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Motion Sickness - A Doctor's Advice

Updated Saturday, 1st July 2006

Doctor Natheera Indrasenan discusses the causes of - and how to prevent or treat - symptoms of motion sickness

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Zeron in centrifuge

As a doctor, I see patients suffering motion sickness caused by everyday reasons like driving, as well as others who avoid air travel because of the symptoms it causes. Not everybody is susceptible to motion sickness, but it can cause enormous problems and suffering for those who do.

Motion sickness occurs when the body receives conflicting information from the eyes, the vestibular centre (in the inner ear) and the body sensors (in the legs).

The brain expects the information it gets from these to be consistent but, in some situations (such as travelling by car, ship, train, plane or even on a swing!) the information through the eyes is of rapid movement while the body is moving in a different way.

The body responds to this mismatch with symptoms of motion sickness. These range from dizziness, excess salivation, pallor and nausea through to cold sweats, vomiting, fatigue and loss of concentration.

A suffering pumpkin [Image: Abbamouse under CC-BY-SA licence]
A suffering pumpkin [Image: Abbamouse under CC-BY-SA licence]

Episodes can also be triggered by poor ventilation or emotional factors like anxiety.

If you suffer with motion sickness then the good news is that with prolonged exposure your body adapts. But there are also specific steps I advise my patients that can help minimise the symptoms.


1. On the road

Being the driver you are in control of the car, and this can lessen the effects of car sickness. If you have to be the passenger then ensure that you have a wide peripheral view of the surroundings – your senses can be confused by the sensation of travelling if you can't see the reason for it.

So looking down to read a book, for example, can often trigger sickness. If you do feel unwell then don't hold your head in your hands – it'll just make things worse. Try to look up and keep an eye on the road.

Make sure you have good ventilation in the car, as the smell of smoke or other strong smells can trigger and aggravate motion sickness.

Also, avoid a heavy meal or excess alcohol as this will aggravate the motion sickness.

2. On Water

Many people suffer from seasickness and often are not aware that there are specific steps you can take to reduce the symptoms.


Ideally go out on deck where you can give your senses a better chance of understanding what's going on.

Focus your eyes on the horizon and away from the waves or other moving objects, as this gives your eyes a fixed point to gauge the movement against. This should help your brain match up the sensations of movement that it's getting from your inner ear and what it sees through your eyes.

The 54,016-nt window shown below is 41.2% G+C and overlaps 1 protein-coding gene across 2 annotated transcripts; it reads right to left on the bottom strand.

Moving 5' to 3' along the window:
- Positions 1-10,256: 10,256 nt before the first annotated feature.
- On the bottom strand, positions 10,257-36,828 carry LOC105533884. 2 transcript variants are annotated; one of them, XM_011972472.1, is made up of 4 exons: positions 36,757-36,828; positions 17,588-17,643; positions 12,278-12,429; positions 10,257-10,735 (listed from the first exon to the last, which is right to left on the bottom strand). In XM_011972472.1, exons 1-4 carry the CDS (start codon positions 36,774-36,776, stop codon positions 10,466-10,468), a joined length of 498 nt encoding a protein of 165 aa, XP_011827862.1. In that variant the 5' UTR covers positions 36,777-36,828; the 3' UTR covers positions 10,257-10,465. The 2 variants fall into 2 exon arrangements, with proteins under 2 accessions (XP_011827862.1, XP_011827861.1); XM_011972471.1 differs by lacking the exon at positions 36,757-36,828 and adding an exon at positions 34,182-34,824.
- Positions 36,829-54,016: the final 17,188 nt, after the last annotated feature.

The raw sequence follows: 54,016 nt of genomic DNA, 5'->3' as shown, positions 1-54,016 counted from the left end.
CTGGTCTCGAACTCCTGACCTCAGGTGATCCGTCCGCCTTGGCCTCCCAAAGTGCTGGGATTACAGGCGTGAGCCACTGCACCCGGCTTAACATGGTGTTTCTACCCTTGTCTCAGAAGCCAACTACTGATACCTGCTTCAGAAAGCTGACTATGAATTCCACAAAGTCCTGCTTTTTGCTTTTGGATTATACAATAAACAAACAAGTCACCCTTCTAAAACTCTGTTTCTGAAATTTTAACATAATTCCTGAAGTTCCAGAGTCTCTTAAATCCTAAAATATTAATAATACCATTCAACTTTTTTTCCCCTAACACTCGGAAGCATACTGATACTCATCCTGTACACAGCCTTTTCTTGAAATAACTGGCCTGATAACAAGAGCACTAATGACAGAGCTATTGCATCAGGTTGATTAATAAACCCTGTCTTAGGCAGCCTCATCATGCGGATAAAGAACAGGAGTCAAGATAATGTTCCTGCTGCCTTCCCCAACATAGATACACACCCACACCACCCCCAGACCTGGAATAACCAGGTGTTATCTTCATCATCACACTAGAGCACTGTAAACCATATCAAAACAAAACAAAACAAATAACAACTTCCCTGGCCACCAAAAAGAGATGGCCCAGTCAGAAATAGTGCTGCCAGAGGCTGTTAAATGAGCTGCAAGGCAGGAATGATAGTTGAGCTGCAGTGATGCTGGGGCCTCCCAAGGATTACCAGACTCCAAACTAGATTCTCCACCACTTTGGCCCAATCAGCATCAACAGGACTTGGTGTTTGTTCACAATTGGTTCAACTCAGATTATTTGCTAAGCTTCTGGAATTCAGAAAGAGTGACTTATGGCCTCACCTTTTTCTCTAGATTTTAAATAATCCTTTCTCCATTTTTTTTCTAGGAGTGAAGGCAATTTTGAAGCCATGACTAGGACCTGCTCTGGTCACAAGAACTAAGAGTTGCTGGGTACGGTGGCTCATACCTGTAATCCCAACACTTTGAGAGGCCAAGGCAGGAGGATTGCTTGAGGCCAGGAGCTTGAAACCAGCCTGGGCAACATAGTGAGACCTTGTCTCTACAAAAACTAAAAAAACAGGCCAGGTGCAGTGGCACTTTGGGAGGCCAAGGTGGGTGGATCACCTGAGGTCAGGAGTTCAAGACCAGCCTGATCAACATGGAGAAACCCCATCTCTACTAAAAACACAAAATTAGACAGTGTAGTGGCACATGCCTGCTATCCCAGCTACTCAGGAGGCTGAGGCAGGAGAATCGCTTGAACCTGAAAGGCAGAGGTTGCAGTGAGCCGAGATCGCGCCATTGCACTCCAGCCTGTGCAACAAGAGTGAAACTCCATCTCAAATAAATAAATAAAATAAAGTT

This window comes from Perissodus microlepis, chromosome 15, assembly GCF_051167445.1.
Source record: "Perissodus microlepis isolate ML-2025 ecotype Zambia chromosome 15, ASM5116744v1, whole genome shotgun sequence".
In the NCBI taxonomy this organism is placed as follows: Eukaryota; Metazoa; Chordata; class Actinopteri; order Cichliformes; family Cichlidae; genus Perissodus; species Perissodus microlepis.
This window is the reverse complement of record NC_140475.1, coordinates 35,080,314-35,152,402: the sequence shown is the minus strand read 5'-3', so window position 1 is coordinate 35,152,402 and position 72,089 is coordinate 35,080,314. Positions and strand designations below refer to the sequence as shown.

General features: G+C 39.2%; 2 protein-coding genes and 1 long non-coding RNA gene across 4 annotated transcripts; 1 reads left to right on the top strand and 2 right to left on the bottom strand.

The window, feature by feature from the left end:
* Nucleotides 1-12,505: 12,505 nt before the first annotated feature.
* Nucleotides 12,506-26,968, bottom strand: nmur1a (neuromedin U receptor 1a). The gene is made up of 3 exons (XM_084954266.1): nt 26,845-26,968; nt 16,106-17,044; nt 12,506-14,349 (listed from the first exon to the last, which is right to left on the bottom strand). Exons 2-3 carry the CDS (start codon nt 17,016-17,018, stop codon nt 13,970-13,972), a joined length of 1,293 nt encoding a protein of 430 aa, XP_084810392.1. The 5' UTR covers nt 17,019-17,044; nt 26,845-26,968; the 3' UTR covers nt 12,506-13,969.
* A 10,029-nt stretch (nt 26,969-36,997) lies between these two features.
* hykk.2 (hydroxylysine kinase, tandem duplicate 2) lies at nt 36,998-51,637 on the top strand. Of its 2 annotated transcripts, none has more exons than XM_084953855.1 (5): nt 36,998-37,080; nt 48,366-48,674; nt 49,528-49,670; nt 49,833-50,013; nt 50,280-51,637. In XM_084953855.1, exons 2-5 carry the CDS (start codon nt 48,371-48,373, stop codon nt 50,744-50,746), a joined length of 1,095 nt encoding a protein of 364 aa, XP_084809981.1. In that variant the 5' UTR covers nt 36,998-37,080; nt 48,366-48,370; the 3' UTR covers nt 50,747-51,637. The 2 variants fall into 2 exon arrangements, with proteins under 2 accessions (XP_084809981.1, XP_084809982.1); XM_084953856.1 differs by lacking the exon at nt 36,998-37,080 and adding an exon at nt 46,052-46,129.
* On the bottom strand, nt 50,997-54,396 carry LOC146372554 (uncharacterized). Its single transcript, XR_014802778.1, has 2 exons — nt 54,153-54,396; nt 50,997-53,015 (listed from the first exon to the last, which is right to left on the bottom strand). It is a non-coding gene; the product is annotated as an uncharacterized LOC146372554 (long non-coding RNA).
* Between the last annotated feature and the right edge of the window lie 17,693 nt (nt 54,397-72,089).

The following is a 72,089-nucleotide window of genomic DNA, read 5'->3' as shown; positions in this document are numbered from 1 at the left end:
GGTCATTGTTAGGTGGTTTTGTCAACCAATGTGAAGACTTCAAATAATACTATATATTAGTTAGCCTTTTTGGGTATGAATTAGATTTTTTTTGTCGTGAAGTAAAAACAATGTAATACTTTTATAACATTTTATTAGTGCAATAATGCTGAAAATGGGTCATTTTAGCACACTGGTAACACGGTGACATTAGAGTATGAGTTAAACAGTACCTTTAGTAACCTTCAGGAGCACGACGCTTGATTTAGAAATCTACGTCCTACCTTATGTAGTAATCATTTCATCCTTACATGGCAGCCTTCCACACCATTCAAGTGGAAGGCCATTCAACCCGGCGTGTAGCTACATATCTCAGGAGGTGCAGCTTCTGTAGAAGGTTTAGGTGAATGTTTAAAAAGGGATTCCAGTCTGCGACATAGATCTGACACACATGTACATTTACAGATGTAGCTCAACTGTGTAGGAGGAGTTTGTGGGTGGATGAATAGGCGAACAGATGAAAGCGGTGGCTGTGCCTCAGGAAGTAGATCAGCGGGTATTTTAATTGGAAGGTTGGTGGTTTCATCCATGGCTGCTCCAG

If you try to minimise your head movements this should also help. Being outside will also help you get plenty of fresh air, and this can also help. If you can position yourself as centrally as you can then you should minimise the amount of movement that you experience, which should also help.

If you must stay inside, then try to minimise the motion by sitting somewhere central. You will also find that being able to see the horizon is helpful, so try to find somewhere close to a window.

3. In the air

Motion sickness in flight also something that you can minimise with a little knowledge. For example, the sense of motion in a plane is at its least over the wing, so if you can secure a seat here then this should help.


You can also reduce the confusing signals about motion that your brain receives by maintaining a steady head position and by sitting upright.

Some patients come to me with anxiety about flying which compounds their motion sickness. I often find that the use of relaxation breathing techniques can help the minimise symptoms. You may also like to look at my advice on fears and phobias.

As with all types of motion sickness excess alcohol or eating a large meal can increase the chance of developing the symptoms, so avoid alcohol if possible and keep meals simple and light. On long trips eating and drinking little and often would be preferable to a single large intake of food and drink.


Occasionally I prescribe medications for patients to use before a flight or on a ship if their motion sickness symptoms are disabling. There are a variety of drugs that can be useful, including stemetil diphenhydramine, cyclizine, promethazine and scopolamine.

These would be taken a little time before departure and can offer some people relief from motion sickness. If vomiting does occur, then there are anti sickness medications available, such as buccastem which dissolves under your upper lip and should stop the vomiting. All these drugs have side effects so if you are wondering about taking tablets with you on a trip then you should discuss it with your GP.

An alternative option is an acupressure band, which is an elasticated wrist device, which presses on a pressure point on your inner wrist. This simple device has been reported to help some people and can be bought at most pharmacies.

The good news is that your brain is adaptable. Just because it naturally gets confused by mixed sensory messages doesn't mean it can't learn to cope. So if you regularly expose your body to these situations, it should get start to become 'habituated' and the brain will begin to no longer find the signals confusing – and the symptoms of motion sickness should reduce.


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